VAT Tip#23: Issue a credit note for cancelled invoices

Cancel a tax invoice and you must be able to show SARS your records reflecting that a credit note was issued. If you don’t issue a credit note, you can’t reduce the output tax you declared on that sale.

VAT Tip#24: Educational services provided by institutions are exempt

If an institution provides extracurricular lessons, and its charge is part of one for the education service, then exemption applies.
However, where a private individual provides extra lessons, he is liable for VAT registration if his turnover exceeds R 1 million in a 12-month period.

VAT Tip#25: Only incidental boarding fees are exempt

Where schools, universities, technikons or colleges provide hostel (boarding) facilities to their students, learners or pupils, and they receive payment in the form of boarding fees, these fees are exempt from VAT.
Importantly, the boarding must be incidental to the provision of education for the exemption to apply. In other words, it must only be available to the pupils of the specific institution that operates the hostel.
As soon as a hostel lets out its rooms to other people, e.g. holiday makers, it’s liable to charge and pay over VAT for the rental.

VAT Tip#26: Always keep your direct export documents

Where you levy VAT at 0% on a direct export, keep a pile of documents to satisfy SARS of the zero-rating. Without the necessary documents, your application of VAT will be considered incorrect and you’ll face penalties, interest and additional tax.

VAT Tip#27: Strict time lines apply to exports

Ensure you stay within these appointed limits:

  • The goods must be exported from South Africa within ONE month of the date of the invoice;
  • Get all your supporting documents within THREE months of the date of the invoice;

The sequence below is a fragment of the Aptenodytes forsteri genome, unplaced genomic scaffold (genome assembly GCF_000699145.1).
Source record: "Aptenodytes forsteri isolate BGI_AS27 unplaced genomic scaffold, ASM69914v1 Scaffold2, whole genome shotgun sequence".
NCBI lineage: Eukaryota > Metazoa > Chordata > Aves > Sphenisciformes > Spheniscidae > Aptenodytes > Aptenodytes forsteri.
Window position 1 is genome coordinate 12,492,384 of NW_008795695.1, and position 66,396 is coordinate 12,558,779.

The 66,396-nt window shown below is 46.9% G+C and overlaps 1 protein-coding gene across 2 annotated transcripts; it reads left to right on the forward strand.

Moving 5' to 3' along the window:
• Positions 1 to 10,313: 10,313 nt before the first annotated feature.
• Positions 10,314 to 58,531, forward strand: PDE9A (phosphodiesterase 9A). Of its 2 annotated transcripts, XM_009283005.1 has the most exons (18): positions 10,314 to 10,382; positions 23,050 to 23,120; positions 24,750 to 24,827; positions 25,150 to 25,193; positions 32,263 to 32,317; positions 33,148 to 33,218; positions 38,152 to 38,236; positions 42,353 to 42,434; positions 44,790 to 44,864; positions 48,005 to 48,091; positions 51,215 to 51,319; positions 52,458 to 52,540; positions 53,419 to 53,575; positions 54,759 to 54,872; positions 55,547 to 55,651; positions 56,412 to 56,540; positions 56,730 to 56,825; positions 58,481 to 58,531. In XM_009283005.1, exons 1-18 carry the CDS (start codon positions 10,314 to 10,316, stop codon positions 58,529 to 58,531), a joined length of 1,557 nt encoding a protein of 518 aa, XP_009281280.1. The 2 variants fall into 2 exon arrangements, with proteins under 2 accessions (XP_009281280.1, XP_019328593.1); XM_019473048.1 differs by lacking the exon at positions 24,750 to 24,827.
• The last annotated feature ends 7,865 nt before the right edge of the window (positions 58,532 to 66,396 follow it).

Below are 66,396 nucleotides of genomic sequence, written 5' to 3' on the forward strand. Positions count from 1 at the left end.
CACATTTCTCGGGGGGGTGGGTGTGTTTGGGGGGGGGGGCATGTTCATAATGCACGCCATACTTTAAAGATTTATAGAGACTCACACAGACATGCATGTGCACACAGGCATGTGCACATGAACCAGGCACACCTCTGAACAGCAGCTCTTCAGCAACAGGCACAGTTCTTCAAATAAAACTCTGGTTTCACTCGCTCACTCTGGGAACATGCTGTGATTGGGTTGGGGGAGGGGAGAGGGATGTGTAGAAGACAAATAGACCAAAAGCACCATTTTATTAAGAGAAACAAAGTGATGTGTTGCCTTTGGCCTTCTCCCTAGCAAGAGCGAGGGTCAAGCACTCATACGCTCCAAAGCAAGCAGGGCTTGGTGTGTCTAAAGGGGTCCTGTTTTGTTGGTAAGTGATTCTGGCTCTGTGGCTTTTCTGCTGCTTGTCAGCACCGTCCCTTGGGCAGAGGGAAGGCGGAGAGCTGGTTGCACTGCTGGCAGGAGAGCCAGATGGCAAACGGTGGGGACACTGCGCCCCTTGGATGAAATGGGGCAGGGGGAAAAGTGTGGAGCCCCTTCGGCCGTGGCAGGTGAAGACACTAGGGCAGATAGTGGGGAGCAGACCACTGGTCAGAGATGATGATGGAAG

• If you receive these documents after more than three months, but within one year of the date of the invoice, claim an amount of input tax equal to the output tax you paid.
  • If you don’t receive your documents in the required time frame, include that invoice in your standard-rated supplies. Calculate and pay over to SARS the output tax.
  • If you are unable to recover the VAT from your claim in an export country, you may claim a bad debt credit equal to the tax fraction of the VAT you had to pay.

VAT Tip#28: Don’t ignore VAT on fringe benefits

VAT on fringe benefits is commonly overlooked and rakes in thousands of rands of revenue in additional VAT, fines and penalties for SARS audit teams every year.
Don’t become part of the statistic! Make sure your payroll administrator is aware of the VAT provisions that relate to fringe benefits. Declare your employees’ VAT correctly.

VAT Tip #29: Lodge your objections timeously

Lodge your objections within 30 business days from the date your assessment is issued. Before the 30-day period expires you should ask for an extension, giving reasons for your request. If you file your objection late you must state why it is late and ask SARS to condone the late filing of your objection.

VAT Tip#30: e-Filing is easy and user-friendly

Make use of e-filing. Through the e-filing system you can submit your VAT201 return and payment electronically up to and including the last business day of the month in which they are due, without incurring any interest or penalties.